April 25, 2018 at 9:39 am #206477
- This reply was modified 4 years, 11 months ago by Magnusian.
So here in Canada, and a few other places other than the US, J40s of a certain vintage were recipients of a radiator screen that extended about 3 inches above the top of the bib, essentially filling in behind the hole formed by the shape of the hood as it rests on top of the bib. From what I can tell, most radiator screens did not have this extension. A hilariously large number of NOS OEM parts are still avaliable, but not this screen. Mine wasn’t doing so well.
$100 at a custom steel place to repair the frame and replace the expanded sheet metal with something slightly heavier gauge. It won’t look 100% original due to this but it should hold up a lot better. I’m happy with the result but I’m going to have to do some touch up work on it still.April 25, 2018 at 5:45 pm #206478Toy-YotaParticipant
Cool stuff, what’s the short term to do list?April 25, 2018 at 8:02 pm #206479
Get all the parts that I have for the cab installed, figure out what else I am missing, ressurect the 3B, and wait for the rest of the things to make it road legal.
I got a new hat in the mail today, bonus points to whoever gets the reference.April 30, 2018 at 10:07 am #206509advancedfabParticipant
Have you bought the bed as of yet?
I’m looking at molding a bed to make a fiberglass bed for a 45 myself. Mine is a bit rough, what condition is yours in?
I may have a line on a decent bed and tailgate if yours too rough.
I build beds for Toyota Mini Trucks but have also been hooked by the Land Cruiser bug…May 1, 2018 at 7:52 am #206510
Paid for the aluminium bed on Friday, otherwise I might’ve been interested in your line on a bed and tailgate. I ultimately decided to go with the aluminium bed because of weight savings and cost.
As for fiberglass, this is who I got the cab and fenders from, they also make a bed and are located in Goderich. Very solid pieces but fitment and mounting is all on you and if it’s like the cab, you have to figure out how to mount the hooks and latches with bolts in place of spot welds. http://www.gozzardcomposites.com/
My original far too rough to take moulds from, lots of dents, rust holes, and one bed side is crumpled along the wheel well. I have don’t have the time, tools, or the skill to do the work it needs but it could totally be repaired by someone who does.May 2, 2018 at 12:19 am #206512
As should be readily obvious, the dash of a J40 is effectively just one wide flat panel of (typically) steel. Toyota attempted to improve safety by adding a hard rubberized foam pad that went across the dash and would probably crush your face or crack your ribs/sternum in a collision if you were a passenger, or get covered in blood from the steering column shithousing the driver. Essentially it’s there to add insult to injury if the seatbelt fails to be sufficient. You can kinda see my original dash pad in this picture that Kev might remember.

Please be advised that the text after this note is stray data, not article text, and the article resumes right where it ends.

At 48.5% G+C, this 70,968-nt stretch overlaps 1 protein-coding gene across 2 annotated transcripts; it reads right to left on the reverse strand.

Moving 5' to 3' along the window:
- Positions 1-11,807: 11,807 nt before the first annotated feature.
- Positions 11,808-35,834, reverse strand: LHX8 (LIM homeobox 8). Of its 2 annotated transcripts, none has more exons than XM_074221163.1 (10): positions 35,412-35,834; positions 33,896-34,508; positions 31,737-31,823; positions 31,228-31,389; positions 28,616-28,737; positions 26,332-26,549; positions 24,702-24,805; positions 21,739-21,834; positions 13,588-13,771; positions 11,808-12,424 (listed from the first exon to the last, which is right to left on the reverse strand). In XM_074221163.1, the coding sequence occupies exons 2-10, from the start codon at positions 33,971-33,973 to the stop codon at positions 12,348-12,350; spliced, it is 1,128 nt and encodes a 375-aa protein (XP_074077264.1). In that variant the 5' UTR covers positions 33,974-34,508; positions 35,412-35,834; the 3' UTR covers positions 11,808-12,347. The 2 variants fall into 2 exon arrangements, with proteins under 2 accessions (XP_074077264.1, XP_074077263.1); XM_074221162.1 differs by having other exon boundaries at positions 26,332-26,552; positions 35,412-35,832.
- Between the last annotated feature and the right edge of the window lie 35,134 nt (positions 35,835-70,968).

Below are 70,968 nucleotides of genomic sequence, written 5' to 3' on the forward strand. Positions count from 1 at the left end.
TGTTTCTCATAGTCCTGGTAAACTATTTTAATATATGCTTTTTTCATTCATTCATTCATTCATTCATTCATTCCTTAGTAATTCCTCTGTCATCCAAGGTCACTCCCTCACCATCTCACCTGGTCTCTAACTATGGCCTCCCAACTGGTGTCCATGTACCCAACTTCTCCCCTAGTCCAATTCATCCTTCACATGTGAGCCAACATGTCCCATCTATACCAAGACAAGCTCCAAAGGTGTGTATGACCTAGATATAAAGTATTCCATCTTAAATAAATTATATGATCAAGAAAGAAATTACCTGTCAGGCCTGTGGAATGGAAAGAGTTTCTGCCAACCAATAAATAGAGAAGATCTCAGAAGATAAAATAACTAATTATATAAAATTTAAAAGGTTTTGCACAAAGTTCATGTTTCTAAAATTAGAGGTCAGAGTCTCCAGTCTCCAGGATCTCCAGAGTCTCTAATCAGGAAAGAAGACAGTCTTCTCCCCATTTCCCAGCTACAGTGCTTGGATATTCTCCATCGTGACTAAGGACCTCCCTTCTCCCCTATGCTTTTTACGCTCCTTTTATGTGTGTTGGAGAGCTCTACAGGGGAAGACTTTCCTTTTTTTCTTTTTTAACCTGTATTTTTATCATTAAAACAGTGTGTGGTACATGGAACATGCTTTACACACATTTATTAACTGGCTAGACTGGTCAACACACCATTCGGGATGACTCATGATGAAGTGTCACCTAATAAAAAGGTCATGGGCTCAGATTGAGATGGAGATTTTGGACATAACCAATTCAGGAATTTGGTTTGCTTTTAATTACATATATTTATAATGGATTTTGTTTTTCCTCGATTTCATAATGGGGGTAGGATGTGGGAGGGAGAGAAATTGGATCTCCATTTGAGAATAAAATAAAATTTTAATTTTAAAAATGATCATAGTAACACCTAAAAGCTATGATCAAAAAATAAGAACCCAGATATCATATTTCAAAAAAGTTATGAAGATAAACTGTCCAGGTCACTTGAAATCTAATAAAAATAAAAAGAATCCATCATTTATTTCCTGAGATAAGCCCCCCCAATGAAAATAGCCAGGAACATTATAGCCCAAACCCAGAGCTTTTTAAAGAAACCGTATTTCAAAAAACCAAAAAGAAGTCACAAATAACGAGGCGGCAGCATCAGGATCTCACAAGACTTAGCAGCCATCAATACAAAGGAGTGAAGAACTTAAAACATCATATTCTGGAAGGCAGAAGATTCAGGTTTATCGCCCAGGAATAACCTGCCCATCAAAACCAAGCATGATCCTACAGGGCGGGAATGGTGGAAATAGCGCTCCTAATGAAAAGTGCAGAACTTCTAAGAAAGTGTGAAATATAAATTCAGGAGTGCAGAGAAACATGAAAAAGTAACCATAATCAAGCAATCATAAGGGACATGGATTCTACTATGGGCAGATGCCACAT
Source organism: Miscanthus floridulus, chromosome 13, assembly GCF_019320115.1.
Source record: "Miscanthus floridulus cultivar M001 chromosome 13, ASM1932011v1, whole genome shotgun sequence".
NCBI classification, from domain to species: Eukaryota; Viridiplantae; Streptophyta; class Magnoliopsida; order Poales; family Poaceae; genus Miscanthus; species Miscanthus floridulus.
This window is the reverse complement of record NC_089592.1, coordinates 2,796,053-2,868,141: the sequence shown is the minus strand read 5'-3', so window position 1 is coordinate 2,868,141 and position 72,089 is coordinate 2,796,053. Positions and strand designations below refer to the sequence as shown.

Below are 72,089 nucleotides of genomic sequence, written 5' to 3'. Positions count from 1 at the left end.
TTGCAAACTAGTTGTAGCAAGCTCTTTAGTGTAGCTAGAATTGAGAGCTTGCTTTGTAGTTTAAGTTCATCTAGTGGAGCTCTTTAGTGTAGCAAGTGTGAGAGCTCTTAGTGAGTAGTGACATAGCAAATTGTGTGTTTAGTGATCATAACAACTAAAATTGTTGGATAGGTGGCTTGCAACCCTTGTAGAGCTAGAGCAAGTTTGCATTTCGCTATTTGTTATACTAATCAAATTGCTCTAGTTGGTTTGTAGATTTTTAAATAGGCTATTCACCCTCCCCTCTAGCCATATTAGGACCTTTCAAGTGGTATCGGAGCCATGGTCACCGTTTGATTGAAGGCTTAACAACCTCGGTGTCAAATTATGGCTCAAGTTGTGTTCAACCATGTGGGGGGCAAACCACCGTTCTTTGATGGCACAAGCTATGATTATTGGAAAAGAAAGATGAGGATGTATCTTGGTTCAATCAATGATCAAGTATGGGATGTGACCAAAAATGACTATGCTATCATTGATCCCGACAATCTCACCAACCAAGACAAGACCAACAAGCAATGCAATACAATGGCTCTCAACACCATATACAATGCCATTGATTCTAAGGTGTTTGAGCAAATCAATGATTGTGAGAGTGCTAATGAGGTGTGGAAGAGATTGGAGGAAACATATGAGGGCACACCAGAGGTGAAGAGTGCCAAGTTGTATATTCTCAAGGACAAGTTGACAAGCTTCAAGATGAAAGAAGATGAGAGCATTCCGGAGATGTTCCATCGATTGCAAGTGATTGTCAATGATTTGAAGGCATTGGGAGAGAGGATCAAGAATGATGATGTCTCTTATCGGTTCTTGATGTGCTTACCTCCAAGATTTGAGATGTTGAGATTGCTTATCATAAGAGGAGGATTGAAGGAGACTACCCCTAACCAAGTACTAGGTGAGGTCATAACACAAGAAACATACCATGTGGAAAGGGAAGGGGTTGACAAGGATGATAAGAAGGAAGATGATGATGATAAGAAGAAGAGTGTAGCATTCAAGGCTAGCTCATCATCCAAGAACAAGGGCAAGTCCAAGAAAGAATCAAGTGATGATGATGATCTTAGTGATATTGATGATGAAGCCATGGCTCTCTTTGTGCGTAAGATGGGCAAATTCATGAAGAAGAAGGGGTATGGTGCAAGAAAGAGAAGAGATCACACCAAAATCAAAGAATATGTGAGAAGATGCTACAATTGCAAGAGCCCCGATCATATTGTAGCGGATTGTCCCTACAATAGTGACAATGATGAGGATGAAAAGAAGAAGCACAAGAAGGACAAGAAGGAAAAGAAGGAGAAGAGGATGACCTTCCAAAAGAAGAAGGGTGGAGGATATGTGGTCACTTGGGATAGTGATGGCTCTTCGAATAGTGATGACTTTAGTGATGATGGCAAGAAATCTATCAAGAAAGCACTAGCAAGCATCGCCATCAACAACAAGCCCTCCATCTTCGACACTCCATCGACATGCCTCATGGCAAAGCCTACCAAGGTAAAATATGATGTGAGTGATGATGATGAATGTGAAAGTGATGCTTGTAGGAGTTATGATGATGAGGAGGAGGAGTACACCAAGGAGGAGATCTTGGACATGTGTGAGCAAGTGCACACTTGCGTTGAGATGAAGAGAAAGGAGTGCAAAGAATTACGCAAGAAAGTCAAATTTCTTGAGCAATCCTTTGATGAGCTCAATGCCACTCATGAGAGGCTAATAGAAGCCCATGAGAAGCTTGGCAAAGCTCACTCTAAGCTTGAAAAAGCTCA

Mine is pretty trashed, as are the three lower blocks (which I’m debating buying replacements for, as most people don’t bother, you can see two beside the radio). It mounts with 4 screws across the dash after it has been pressed onto the long track you can kinda see going across the top of the dash in this picture.
I neglected to retain that track because reasons and without it, mounting an oem dash pad would require fabricating some sort of reasonable facsimile. Other option is to replace this crash safety device with a steel lockbox.
Naturally, I decided to go with the face-mutilator instead of the face-crusher. It arrived today, last one that was in stock for the next couple months. It didn’t come with a lock but the BJ42 lock set I got off ebay included a lock for the suv-body tailgate and is not used on a 45. The tailgate lock is a bit larger than the hole, and the dash came powder coated. I’m thinking very steady hand and file will be the best approach. Anyways, here it is, along with my feet.May 16, 2018 at 1:15 am #206595
I left home around 5:40 this (Tuesday) morning and after meeting up with my father we headed out from my folks’ place around 6:15. Mostly uneventful aside from a big slowdown due to construction that required a slight detour and a light rain, we got there around 8:40. The depot is a gloriously chaotic place that had a good 500 trailers sitting in the lot, about 120 loading bays that I was able to count, and seems to be forever stuck mid-transition between paper and paperless. Bed was there for 9 days before they finally got around to saying it was ready for pickup because someone didn’t read the waybill.